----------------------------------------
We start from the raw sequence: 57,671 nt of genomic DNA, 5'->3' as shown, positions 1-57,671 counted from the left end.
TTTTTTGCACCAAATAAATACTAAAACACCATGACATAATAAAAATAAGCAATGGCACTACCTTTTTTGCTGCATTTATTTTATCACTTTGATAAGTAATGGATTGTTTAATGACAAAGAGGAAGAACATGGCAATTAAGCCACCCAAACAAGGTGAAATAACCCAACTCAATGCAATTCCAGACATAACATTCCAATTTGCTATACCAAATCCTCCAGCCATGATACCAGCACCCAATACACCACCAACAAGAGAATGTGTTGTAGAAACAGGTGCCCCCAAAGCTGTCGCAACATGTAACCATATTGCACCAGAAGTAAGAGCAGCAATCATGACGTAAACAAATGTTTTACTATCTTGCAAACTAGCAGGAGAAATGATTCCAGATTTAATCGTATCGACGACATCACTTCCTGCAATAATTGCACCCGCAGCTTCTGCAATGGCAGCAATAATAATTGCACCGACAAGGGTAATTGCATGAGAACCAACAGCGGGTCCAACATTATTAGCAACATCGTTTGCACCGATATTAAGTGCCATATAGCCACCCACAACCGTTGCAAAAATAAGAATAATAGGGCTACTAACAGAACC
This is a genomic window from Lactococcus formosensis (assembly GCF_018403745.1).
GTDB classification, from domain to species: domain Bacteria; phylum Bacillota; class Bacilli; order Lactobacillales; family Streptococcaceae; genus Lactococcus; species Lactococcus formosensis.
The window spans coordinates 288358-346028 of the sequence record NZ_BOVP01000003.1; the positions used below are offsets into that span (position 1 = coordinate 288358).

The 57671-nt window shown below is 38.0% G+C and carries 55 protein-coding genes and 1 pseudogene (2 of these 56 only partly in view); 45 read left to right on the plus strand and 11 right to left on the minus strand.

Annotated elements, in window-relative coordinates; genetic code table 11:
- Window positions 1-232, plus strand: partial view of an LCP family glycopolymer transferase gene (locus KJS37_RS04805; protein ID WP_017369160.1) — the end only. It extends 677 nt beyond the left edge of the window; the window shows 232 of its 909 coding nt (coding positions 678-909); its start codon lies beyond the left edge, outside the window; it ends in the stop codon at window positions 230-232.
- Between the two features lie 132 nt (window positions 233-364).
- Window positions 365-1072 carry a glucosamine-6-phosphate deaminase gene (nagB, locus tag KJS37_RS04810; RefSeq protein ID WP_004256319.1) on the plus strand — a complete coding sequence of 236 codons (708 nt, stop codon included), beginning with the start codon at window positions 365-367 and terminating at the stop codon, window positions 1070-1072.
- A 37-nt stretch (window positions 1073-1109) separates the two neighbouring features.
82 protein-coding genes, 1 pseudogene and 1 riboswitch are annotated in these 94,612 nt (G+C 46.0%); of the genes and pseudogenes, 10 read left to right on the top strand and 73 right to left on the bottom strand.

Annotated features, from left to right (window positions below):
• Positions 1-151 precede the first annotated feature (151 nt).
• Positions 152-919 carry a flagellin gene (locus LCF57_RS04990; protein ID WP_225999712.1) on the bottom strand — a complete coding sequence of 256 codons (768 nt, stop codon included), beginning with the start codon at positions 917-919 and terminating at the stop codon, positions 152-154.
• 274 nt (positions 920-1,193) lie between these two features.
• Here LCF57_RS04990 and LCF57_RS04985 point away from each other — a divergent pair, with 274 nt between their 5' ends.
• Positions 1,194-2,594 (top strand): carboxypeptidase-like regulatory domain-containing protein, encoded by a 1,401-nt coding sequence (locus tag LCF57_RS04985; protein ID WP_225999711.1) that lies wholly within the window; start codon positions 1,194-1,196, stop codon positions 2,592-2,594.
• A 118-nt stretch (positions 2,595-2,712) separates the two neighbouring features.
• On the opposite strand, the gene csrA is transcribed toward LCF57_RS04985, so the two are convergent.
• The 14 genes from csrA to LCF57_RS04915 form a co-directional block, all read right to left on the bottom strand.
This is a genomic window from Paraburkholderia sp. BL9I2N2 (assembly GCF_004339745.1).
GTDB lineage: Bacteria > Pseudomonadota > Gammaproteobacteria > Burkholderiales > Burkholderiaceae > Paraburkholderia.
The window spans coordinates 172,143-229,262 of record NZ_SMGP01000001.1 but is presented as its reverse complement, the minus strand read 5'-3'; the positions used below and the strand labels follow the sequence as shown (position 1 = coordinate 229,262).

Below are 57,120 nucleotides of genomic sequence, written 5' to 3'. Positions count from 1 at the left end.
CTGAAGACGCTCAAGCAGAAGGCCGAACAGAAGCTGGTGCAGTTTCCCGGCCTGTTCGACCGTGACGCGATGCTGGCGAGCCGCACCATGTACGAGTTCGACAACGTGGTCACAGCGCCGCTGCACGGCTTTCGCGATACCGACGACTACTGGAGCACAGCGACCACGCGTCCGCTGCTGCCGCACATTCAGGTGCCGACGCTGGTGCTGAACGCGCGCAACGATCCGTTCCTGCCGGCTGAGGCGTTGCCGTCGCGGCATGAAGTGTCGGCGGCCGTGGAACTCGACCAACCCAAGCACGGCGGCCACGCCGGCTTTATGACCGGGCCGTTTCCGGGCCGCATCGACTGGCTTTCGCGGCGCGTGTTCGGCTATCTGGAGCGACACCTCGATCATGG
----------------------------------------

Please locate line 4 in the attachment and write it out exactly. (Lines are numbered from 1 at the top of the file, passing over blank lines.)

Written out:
GTDB classification, from domain to species: domain Bacteria; phylum Bacillota; class Bacilli; order Lactobacillales; family Streptococcaceae; genus Lactococcus; species Lactococcus formosensis.